As we enter a new decade, marketing to the largest, wealthiest and most diverse generation in the country, the Baby Boomers, may seem an intimidating task. That doesn’t have to be the case. We want to provide you with some tips for reaching this group, whose members no longer qualify as young Americans but are not yet senior citizens either.
When World War II ended in 1945, many countries experienced a boom in births. Nearly 78 million Americans today were born between 1946 and 1964. Three years ago, the oldest boomers turned 60 years old, and approximately 8,000 people turn 60 every day.
Boomers are a diverse group comprised of empty-nesters, parents and grandparents. Probably the most significant fact about this group for your business is that they remain the wealthiest and most educated of purchasers.
Why do boomers require special attention?
This famously non-conformist group reportedly has around $2.3 trillion1 in hard-earned cash to spend. Blaine Branchik, a marketing and advertising professor, told the New York Times2, “Baby boomers each believe they belong to a market segment made up of exactly one person. Many believe the only thing they have in common is that they are all so unique that they have nothing in common.”
Marketers are faced with the dilemma of how to reach millions while making Boomers feel as if they’re speaking to them individually. Some marketers may opt to categorize and label Boomer consumers to make this task easier. For example, the consulting firm Age Wave has categorized post-retirement consumers as “Ageless Explorers,” “Comfortably Contents,” “Live for Todays” and “Sick and Tireds.” As Boomers move up in age, their sense of individuality may make categorizing them more of a challenge.
It is important to be cognizant of Boomers’ needs because they represent big bucks in potential sales. Rix Quinn, author of a syndicated column about Boomers, suggests that there are 10 things this generation will need most within the next 20 years: affordable health insurance, housing, low-cost transportation, travel options, communication options, fitness solutions, advice on care giving, advice on parenting, investments and more education.3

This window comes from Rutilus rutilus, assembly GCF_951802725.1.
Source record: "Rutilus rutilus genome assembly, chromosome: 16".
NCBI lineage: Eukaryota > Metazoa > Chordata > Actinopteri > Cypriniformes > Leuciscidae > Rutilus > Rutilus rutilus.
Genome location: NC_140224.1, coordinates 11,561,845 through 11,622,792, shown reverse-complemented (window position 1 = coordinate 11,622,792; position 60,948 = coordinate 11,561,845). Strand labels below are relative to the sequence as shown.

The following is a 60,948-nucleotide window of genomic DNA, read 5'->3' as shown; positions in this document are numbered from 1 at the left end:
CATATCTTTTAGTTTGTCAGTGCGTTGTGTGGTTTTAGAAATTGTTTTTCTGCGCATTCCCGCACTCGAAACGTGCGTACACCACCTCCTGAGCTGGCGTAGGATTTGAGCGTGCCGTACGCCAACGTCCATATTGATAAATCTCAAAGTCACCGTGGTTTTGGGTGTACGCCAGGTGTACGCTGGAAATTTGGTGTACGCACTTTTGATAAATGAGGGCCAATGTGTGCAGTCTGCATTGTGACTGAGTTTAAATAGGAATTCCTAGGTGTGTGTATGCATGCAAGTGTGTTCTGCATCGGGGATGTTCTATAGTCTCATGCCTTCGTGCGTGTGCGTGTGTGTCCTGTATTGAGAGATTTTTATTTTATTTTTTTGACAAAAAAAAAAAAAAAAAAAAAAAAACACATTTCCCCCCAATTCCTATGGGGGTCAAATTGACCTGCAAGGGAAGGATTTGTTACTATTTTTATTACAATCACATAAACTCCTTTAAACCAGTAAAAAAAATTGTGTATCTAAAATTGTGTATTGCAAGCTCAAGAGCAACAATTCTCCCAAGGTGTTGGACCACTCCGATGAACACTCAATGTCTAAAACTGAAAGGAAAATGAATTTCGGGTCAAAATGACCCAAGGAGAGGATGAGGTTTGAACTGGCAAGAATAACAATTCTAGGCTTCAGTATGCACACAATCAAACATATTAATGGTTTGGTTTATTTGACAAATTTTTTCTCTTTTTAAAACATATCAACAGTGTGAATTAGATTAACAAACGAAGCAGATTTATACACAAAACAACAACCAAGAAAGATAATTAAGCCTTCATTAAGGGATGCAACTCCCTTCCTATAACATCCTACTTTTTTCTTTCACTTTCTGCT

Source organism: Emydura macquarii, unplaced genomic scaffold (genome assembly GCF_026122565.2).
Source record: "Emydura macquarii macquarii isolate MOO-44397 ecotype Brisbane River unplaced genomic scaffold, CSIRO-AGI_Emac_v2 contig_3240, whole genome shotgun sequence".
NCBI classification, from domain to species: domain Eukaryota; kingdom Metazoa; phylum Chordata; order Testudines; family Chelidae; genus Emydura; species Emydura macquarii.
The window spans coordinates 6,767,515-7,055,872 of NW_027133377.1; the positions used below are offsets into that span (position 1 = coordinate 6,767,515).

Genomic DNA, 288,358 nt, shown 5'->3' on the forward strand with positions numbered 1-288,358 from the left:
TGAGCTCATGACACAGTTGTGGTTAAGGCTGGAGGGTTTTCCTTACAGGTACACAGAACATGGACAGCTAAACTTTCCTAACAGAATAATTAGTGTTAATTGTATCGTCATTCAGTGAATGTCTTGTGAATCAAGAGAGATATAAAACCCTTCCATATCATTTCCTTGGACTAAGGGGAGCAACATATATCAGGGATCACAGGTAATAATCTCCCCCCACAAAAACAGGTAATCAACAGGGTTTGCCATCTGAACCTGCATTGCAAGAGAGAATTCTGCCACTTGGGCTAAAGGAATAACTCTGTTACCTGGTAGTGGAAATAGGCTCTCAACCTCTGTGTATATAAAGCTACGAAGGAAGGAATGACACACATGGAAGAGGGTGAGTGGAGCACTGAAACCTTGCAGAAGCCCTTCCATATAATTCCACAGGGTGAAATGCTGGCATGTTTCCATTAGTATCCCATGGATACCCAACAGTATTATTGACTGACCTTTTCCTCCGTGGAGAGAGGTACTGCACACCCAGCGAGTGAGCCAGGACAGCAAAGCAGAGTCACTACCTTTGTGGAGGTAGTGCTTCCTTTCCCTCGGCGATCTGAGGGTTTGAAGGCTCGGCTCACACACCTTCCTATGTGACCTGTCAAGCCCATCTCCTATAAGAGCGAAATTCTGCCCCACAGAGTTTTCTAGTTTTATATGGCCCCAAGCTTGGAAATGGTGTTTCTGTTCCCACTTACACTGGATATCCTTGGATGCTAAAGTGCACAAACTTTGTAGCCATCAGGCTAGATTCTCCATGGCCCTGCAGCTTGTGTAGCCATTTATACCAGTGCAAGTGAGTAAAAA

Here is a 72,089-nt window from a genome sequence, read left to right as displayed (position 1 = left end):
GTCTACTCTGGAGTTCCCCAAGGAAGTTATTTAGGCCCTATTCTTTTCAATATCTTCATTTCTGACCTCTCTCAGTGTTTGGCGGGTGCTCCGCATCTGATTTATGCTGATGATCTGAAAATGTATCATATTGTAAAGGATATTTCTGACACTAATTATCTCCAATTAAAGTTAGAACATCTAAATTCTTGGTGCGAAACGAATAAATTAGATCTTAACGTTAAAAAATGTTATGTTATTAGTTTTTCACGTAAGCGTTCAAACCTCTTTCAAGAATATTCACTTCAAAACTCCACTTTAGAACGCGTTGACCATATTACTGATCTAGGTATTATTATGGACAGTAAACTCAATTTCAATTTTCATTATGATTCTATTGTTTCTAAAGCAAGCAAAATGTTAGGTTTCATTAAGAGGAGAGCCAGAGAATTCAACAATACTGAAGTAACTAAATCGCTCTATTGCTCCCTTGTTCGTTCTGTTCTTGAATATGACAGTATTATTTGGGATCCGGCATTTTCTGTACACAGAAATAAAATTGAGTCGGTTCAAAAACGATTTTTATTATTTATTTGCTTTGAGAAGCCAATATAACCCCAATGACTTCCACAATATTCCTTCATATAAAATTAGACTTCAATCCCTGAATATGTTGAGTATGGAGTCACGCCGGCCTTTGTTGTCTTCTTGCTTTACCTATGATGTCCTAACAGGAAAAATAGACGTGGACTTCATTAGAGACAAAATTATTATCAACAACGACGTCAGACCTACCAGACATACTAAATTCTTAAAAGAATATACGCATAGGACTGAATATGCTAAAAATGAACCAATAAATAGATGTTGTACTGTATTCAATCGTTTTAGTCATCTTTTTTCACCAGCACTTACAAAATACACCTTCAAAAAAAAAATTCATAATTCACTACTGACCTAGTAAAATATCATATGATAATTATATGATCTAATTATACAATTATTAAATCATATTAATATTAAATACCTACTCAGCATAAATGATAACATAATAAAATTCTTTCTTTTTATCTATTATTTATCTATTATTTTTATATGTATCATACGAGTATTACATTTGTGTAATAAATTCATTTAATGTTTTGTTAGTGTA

When marketing to Boomers, don’t even imply that they’re “old,” for the same reason you wouldn’t call young adults “kids”—they simply don’t like it. One optimistic Boomer stated, “When I look at myself in the mirror, I don’t see a 50-year-old. I see a 35-year-old.”1 Many Boomers will even purchase an item targeted to a younger group simply because it reminds them more of their youth and less of their current age. For example, despite being marketed to a younger audience, the Honda Element has been popular among retirees who appreciate that it is low to the ground and can easily hold items like gardening gear.
Get in on the opportunity
A careful, targeted effort to reach the boomer audience can pay dividends—and it’s likely many are already your customers or clients. After all, they have the cash; we just have to earn their respect. To do so, be sure to keep these things in mind:
1) Speak to Boomers as individuals.
2) Be mindful of Boomers’ needs and their perception of their needs.
3) Never label Boomers as “old.”
1 MSNBC.com, “Baby Boomers create new marketing frontier”
2 New York Times, “Six Decades at the Center of Attention, and Counting”
3 eZinearticles, “10 Things Most Baby Boomers Need”